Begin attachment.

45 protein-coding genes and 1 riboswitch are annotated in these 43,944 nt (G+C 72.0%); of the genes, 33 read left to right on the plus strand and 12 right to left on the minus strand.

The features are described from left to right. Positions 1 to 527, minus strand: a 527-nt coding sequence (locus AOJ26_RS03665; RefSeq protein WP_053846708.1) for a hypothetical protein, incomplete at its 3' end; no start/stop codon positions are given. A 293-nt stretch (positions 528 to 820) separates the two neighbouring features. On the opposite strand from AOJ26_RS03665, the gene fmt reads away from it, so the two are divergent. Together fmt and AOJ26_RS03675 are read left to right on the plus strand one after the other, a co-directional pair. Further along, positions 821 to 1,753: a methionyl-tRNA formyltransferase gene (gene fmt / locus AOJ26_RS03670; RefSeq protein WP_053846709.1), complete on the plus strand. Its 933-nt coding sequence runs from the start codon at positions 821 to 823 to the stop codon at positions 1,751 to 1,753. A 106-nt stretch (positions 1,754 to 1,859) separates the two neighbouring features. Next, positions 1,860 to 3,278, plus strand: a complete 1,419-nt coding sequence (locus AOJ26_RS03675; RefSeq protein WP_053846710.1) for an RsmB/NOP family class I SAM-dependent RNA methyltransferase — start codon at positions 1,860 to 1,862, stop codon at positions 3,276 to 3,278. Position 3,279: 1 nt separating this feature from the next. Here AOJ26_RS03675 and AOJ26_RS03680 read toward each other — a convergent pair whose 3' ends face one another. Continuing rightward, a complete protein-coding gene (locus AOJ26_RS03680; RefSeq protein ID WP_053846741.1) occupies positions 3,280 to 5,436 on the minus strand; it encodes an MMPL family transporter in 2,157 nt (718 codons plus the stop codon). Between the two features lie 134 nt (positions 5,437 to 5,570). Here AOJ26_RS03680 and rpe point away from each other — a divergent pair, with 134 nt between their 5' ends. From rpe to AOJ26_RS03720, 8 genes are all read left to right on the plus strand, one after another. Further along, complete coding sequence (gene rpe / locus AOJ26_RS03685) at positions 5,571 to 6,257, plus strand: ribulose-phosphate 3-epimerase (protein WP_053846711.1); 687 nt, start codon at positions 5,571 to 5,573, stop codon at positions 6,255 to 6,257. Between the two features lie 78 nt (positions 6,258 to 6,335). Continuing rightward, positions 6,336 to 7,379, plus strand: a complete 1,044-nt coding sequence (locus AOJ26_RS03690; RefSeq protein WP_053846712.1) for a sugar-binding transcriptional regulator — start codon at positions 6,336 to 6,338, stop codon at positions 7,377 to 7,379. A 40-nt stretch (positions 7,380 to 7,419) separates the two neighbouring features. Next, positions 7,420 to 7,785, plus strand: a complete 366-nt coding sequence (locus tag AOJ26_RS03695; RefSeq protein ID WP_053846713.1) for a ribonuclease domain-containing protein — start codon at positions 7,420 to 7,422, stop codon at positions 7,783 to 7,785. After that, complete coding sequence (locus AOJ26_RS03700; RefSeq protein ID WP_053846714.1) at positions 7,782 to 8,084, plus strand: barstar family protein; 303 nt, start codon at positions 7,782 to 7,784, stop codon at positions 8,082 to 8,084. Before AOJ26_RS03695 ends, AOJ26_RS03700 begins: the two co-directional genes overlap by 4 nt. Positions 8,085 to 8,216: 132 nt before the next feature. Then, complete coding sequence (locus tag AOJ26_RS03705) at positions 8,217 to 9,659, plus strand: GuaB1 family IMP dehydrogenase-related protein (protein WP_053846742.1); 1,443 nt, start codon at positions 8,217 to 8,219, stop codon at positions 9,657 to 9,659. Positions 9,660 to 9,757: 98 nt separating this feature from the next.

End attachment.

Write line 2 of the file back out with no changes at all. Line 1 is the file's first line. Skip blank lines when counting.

The features are described from left to right. Positions 1 to 527, minus strand: a 527-nt coding sequence (locus AOJ26_RS03665; RefSeq protein WP_053846708.1) for a hypothetical protein, incomplete at its 3' end; no start/stop codon positions are given. A 293-nt stretch (positions 528 to 820) separates the two neighbouring features. On the opposite strand from AOJ26_RS03665, the gene fmt reads away from it, so the two are divergent. Together fmt and AOJ26_RS03675 are read left to right on the plus strand one after the other, a co-directional pair. Further along, positions 821 to 1,753: a methionyl-tRNA formyltransferase gene (gene fmt / locus AOJ26_RS03670; RefSeq protein WP_053846709.1), complete on the plus strand. Its 933-nt coding sequence runs from the start codon at positions 821 to 823 to the stop codon at positions 1,751 to 1,753. A 106-nt stretch (positions 1,754 to 1,859) separates the two neighbouring features. Next, positions 1,860 to 3,278, plus strand: a complete 1,419-nt coding sequence (locus AOJ26_RS03675; RefSeq protein WP_053846710.1) for an RsmB/NOP family class I SAM-dependent RNA methyltransferase — start codon at positions 1,860 to 1,862, stop codon at positions 3,276 to 3,278. Position 3,279: 1 nt separating this feature from the next. Here AOJ26_RS03675 and AOJ26_RS03680 read toward each other — a convergent pair whose 3' ends face one another. Continuing rightward, a complete protein-coding gene (locus AOJ26_RS03680; RefSeq protein ID WP_053846741.1) occupies positions 3,280 to 5,436 on the minus strand; it encodes an MMPL family transporter in 2,157 nt (718 codons plus the stop codon). Between the two features lie 134 nt (positions 5,437 to 5,570). Here AOJ26_RS03680 and rpe point away from each other — a divergent pair, with 134 nt between their 5' ends. From rpe to AOJ26_RS03720, 8 genes are all read left to right on the plus strand, one after another. Further along, complete coding sequence (gene rpe / locus AOJ26_RS03685) at positions 5,571 to 6,257, plus strand: ribulose-phosphate 3-epimerase (protein WP_053846711.1); 687 nt, start codon at positions 5,571 to 5,573, stop codon at positions 6,255 to 6,257. Between the two features lie 78 nt (positions 6,258 to 6,335). Continuing rightward, positions 6,336 to 7,379, plus strand: a complete 1,044-nt coding sequence (locus AOJ26_RS03690; RefSeq protein WP_053846712.1) for a sugar-binding transcriptional regulator — start codon at positions 6,336 to 6,338, stop codon at positions 7,377 to 7,379. A 40-nt stretch (positions 7,380 to 7,419) separates the two neighbouring features. Next, positions 7,420 to 7,785, plus strand: a complete 366-nt coding sequence (locus tag AOJ26_RS03695; RefSeq protein ID WP_053846713.1) for a ribonuclease domain-containing protein — start codon at positions 7,420 to 7,422, stop codon at positions 7,783 to 7,785. After that, complete coding sequence (locus AOJ26_RS03700; RefSeq protein ID WP_053846714.1) at positions 7,782 to 8,084, plus strand: barstar family protein; 303 nt, start codon at positions 7,782 to 7,784, stop codon at positions 8,082 to 8,084. Before AOJ26_RS03695 ends, AOJ26_RS03700 begins: the two co-directional genes overlap by 4 nt. Positions 8,085 to 8,216: 132 nt before the next feature. Then, complete coding sequence (locus tag AOJ26_RS03705) at positions 8,217 to 9,659, plus strand: GuaB1 family IMP dehydrogenase-related protein (protein WP_053846742.1); 1,443 nt, start codon at positions 8,217 to 8,219, stop codon at positions 9,657 to 9,659. Positions 9,660 to 9,757: 98 nt separating this feature from the next.